Right now, I’m not even sure when Ghana’s two rainy seasons begin and when they end. The rains fell heavily from May through August. There seemed to be a temporary reprieve in September. But now, at the end of October, the rains have come again. Two nights of incessant raining has caused flooding in Accra. My neighborhood is okay but parts of Accra and Tema have not been so lucky.
People like to sleep when it rains. It’s cooler and it encourages snuggling, cuddling and the kinky rest. Not for me. Since coming back to Ghana, I’ve found our tropical rainy weather must problematic. I get very nervous when it thunders and rains. This has compounded my usual bout of insomnia. I have not been able to sleep for two nights.
Parts of Accra are flooded, some lives have been lost. The damage is real and costly. Given the above average rainfall this year, some flooding is expected. But Ghana, we are not tired of this, we are not tired of our inaction and inertia? Are we not sick of ourselves yet? It might rain tonight, what then? Will our government and NADMO (agency in charge of disaster) tell us what we can do today to fend off another disaster tomorrow?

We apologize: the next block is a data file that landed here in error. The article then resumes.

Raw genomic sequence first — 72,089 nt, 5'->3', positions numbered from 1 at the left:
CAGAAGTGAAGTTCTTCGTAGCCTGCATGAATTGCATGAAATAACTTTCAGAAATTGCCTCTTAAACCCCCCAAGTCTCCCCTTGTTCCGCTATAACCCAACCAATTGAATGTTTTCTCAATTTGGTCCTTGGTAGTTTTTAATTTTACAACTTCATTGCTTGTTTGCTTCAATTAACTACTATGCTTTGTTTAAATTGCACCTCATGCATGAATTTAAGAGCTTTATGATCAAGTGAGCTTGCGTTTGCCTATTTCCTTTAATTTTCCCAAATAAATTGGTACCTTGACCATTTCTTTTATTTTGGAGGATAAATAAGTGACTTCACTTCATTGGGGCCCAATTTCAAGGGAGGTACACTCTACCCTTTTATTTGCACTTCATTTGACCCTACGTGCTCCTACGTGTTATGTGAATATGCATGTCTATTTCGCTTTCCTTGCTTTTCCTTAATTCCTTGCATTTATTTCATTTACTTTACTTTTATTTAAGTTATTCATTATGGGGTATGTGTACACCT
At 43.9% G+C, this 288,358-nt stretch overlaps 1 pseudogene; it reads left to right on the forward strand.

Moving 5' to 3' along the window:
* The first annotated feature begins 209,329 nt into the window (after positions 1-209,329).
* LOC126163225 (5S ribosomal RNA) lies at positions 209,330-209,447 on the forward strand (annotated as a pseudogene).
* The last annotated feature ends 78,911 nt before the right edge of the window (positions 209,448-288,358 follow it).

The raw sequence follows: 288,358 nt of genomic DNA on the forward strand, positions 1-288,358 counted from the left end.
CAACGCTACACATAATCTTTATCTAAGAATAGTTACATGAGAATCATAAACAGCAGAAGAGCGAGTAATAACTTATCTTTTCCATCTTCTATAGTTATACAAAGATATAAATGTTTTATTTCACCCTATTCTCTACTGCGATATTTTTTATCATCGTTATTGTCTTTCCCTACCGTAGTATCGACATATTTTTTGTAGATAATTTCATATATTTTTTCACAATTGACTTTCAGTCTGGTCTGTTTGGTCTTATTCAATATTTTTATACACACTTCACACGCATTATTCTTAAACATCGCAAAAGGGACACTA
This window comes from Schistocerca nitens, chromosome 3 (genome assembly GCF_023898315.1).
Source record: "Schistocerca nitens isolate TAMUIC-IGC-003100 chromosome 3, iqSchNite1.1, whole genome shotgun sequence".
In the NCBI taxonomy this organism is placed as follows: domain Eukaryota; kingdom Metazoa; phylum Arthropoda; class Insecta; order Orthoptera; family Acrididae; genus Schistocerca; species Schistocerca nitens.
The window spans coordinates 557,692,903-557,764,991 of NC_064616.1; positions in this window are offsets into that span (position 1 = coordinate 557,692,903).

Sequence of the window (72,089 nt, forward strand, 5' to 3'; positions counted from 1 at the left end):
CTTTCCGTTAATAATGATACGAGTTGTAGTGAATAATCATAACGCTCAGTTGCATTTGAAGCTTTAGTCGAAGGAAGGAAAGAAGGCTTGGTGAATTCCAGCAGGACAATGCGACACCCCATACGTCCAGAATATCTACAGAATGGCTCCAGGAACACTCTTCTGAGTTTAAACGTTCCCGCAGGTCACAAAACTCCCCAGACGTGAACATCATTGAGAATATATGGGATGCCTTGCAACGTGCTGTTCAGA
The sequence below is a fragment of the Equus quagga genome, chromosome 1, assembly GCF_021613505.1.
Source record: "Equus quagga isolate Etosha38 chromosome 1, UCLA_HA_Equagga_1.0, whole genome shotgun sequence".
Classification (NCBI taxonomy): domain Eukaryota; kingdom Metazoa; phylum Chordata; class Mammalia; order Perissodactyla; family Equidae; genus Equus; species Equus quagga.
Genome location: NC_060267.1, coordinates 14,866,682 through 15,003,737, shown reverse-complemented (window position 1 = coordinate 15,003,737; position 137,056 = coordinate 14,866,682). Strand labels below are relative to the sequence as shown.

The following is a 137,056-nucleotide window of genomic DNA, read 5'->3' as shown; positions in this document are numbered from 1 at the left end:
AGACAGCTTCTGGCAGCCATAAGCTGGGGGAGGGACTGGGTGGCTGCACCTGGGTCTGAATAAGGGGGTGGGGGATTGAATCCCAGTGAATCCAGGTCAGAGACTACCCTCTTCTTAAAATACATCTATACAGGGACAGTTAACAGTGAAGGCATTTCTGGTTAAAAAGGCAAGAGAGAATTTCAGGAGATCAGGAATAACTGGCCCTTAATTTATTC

This year, the government was successful in limiting destruction in flood-prone areas in the Upper West and Upper East regions of Ghana. There was a massive education campaign coupled with temporary evacuations of some communities. We need this in Accra. We want to take one day as it comes. But the rains are cumulative. If the land is water-logged and the waterways and drains are already filled, flooding will occur. If we’ve built in the path of rivers and close by lagoons, flooding will occur. We need to be educated. I admit that I’m ignorant as to what I can do in my neighborhood to secure property and lives. And talking about communities; NADMO has to train members of each community on timely emergency skills. We are the first on the scene and the ones who help out the most. The disasters happen where we live and work. Get us involved, please.
The rains must come. This, afterall, is a good thing. But the lives lost, the damage, the destruction- the extent of this is our fault. OURS!
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